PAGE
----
The Effects of Self-Monitoring on the Frequency of Aspects of Study Behavior

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Kazlo, Martha Peyton
Marx, George L.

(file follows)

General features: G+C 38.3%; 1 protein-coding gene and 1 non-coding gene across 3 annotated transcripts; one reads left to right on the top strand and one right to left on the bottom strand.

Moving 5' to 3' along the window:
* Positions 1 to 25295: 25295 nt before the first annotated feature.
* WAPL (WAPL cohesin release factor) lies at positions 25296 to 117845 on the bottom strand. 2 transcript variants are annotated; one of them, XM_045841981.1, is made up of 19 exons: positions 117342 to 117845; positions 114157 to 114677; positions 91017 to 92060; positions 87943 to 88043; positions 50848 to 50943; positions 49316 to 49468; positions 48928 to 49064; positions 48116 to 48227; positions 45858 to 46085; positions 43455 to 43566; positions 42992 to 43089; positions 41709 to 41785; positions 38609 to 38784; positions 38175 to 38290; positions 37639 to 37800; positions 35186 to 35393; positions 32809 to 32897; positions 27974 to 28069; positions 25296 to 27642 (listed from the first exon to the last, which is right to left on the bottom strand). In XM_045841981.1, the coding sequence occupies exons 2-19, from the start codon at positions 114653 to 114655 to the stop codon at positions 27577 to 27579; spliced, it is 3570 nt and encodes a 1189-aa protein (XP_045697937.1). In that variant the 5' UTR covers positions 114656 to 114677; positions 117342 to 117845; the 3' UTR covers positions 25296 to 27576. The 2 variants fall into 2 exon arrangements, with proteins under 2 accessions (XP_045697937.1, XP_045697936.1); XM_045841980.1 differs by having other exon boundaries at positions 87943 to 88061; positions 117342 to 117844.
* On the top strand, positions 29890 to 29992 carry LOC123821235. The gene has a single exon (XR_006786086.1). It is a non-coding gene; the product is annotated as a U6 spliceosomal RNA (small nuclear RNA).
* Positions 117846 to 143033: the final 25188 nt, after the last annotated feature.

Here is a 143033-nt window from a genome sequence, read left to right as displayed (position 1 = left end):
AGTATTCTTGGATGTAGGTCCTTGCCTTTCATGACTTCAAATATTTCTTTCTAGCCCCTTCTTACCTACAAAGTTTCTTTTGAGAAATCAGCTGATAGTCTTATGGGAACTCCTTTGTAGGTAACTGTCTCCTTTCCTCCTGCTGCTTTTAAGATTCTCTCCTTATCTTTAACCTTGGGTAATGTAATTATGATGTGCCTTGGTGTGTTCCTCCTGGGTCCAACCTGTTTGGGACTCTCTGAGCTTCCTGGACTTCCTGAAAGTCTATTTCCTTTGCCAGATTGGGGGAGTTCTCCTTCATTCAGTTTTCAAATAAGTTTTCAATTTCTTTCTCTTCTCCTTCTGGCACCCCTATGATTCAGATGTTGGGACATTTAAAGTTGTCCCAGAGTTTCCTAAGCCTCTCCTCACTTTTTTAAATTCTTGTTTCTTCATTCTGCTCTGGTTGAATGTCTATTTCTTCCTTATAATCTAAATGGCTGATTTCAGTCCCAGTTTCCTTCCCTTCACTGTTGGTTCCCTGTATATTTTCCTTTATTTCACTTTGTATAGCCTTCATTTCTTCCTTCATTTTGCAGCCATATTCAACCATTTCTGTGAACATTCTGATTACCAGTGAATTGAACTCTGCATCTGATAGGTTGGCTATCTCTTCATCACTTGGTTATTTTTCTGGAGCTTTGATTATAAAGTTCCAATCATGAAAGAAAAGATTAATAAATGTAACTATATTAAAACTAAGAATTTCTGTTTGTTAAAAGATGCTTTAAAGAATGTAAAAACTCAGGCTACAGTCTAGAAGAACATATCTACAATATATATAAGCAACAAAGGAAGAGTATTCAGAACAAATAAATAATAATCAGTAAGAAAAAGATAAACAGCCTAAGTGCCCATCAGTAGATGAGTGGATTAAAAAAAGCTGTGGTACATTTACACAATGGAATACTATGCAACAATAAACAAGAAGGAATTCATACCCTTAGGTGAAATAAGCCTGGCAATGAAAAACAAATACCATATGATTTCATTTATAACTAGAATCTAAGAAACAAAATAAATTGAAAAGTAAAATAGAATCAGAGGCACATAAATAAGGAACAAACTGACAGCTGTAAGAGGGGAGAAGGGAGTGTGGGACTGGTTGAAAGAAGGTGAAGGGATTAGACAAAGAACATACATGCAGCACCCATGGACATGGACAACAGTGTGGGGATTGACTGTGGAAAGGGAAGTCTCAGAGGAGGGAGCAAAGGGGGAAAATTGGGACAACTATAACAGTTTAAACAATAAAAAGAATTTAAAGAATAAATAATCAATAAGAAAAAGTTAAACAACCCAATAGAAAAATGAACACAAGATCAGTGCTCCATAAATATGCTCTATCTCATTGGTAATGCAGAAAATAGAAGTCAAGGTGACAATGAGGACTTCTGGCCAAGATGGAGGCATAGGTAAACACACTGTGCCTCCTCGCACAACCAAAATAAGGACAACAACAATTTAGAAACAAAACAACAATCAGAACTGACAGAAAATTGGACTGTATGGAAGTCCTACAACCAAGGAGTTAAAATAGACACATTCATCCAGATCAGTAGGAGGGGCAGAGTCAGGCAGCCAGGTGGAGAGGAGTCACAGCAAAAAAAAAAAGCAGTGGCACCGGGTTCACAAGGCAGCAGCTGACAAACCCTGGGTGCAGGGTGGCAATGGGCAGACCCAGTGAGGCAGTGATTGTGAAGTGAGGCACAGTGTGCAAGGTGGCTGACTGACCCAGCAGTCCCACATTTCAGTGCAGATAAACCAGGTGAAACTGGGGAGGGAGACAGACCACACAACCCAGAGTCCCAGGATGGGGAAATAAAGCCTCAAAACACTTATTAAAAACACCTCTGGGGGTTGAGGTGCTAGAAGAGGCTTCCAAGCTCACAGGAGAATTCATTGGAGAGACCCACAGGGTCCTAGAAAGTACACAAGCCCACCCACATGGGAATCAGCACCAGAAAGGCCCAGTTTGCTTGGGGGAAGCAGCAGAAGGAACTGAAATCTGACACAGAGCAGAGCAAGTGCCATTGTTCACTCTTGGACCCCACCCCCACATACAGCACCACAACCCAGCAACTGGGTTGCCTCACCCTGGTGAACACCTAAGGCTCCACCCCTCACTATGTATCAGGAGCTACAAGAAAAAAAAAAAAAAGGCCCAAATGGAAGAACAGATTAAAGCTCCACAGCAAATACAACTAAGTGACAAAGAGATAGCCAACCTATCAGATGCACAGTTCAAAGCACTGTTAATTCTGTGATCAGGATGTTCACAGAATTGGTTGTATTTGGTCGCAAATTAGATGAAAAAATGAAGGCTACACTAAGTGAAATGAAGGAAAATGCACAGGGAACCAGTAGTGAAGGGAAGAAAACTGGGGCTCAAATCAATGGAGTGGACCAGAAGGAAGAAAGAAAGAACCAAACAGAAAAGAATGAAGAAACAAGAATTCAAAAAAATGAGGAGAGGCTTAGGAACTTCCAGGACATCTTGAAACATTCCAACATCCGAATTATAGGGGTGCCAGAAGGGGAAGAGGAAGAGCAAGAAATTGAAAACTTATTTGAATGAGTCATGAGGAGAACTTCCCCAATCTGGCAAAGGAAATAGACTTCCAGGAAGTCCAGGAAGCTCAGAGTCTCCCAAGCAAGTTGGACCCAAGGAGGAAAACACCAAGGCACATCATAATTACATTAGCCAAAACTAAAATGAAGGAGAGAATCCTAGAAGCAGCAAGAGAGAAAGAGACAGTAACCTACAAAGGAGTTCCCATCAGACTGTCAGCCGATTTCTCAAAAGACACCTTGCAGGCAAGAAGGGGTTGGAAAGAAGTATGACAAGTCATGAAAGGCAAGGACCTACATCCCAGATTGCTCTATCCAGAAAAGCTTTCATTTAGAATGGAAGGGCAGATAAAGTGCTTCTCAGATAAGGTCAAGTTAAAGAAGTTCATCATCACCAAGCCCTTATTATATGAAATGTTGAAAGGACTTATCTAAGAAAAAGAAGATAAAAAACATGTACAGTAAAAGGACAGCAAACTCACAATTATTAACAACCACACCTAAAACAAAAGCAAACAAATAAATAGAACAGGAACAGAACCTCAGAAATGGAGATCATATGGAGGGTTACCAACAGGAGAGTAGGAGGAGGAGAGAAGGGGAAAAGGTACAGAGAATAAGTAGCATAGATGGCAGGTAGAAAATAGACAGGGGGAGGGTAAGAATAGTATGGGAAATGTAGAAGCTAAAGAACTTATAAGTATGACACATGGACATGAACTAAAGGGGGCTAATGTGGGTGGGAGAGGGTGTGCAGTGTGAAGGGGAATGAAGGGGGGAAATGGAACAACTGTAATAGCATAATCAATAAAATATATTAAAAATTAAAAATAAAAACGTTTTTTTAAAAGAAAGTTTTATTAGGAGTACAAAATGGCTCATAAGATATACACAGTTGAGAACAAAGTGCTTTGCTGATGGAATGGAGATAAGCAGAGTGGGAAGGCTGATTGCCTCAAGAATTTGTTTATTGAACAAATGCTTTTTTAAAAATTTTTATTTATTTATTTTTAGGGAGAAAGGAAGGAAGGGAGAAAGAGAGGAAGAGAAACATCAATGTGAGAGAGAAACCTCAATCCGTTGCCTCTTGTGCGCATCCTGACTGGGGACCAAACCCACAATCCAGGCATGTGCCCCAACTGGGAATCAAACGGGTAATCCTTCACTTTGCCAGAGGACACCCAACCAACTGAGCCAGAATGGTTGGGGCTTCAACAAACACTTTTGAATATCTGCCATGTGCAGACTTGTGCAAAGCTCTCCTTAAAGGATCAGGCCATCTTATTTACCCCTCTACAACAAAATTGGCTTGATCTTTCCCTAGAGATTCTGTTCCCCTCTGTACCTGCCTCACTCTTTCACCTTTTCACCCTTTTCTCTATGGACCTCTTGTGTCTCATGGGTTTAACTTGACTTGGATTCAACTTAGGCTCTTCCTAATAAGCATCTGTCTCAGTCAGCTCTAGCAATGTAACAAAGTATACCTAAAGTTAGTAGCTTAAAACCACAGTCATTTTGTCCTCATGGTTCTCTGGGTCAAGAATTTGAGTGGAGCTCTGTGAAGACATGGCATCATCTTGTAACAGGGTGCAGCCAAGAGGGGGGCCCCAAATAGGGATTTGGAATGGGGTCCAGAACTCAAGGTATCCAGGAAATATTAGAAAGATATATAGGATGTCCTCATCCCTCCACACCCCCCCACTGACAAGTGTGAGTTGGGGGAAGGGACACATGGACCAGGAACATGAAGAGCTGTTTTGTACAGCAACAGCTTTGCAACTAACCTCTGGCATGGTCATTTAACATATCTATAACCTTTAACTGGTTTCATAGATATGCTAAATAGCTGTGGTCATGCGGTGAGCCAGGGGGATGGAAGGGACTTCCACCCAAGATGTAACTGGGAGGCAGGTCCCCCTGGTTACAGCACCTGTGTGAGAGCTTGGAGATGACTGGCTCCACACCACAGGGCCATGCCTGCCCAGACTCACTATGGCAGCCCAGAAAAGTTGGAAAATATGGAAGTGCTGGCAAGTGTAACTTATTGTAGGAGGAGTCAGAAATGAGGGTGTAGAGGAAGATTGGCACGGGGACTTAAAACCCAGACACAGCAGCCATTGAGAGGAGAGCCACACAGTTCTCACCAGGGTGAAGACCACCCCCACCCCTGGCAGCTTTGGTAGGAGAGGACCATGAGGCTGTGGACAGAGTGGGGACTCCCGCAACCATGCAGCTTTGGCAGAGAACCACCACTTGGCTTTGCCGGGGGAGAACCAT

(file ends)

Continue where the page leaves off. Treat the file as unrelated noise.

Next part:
Previous research has indicated that self-monitoring, observing and recording one's behavior, has proved effective in helping individuals modify some behaviors; however, other studies have shown no behavior change as a result of self-monitoring. The present study was designed to investigate the effects of self-monitoring on writing answers to questions, one of the steps of the SQ4R method of study. The effects of self-monitoring were measured by observing study behavior. Less direct measures of study behavior, self-recorded behavior, self-report inventory scores, and examination scores, were examined to determine the relationship between observed study behavior and these measures which have been used in previous studies. Forty-six undergraduate student volunteers were randomly assigned to either the treatment or to the control group. All students completed the items which comprise the SH score of the Survey of Study Habits and Attitudes, received information on the SQ4R method of study, watched a demonstration of the application of SQ4R, then demonstrated that they could apply the study method to a selection of reading materials. All students received copies of questions formulated by the experimenter on the content of a textbook that was required reading for an English course. Students were instructed to read the chapter to answer the questions that were provided, recite the answers in their own words, then write the answers, using only key words. Students were instructed to answer a certain number of questions each week, and were told there would be an examination in four weeks. Information was not provided to the students that the answer sheets would be collected after four weeks, and that judges would rate the quality and quantity of their answers. Students who were assigned to the self-monitoring group received report forms on which they were instructed to record daily the number of questions to which they had written answers; the forms were collected each week. The control group received the same goals, questions, and instructions as the self-monitoring group, except they were not instructed to record the number of questions to which they had written answers. The results indicated that the self-monitoring group wrote a significantly greater number of answers to questions than did the control group (p < .05). This corroborates previous reports which have shown that self-monitoring is an effective technique for producing behavior change. The findings were interpreted as suggesting that post-behavior self-monitoring is an effective technique for increasing the frequency of students' application of certain principles of effective study. There was no significant difference between self-recorded behavior reports and judges' reports of study behavior. This was interpreted as suggesting that self-recorded study behavior is an adequate criterion measure of actual study behavior. There was no significant difference between the examination scores of the two groups. This was interpreted as suggesting that changes in one aspect of study behavior, writing answers to questions on the material, has little or no relevance to academic achievement. There was no significant difference between the SH post-test scores of the two groups. This measure indicated no changes in study behavior; this is in contrast to the judges' reports and the self-recorded behavior record forms which did indicate change. This was interpreted as suggesting the l east inferential approaches to collection of data on study behavior, judges' reports of behavior and self-recorded behavior, are preferable to the more inferential approach of using self-report inventory scores.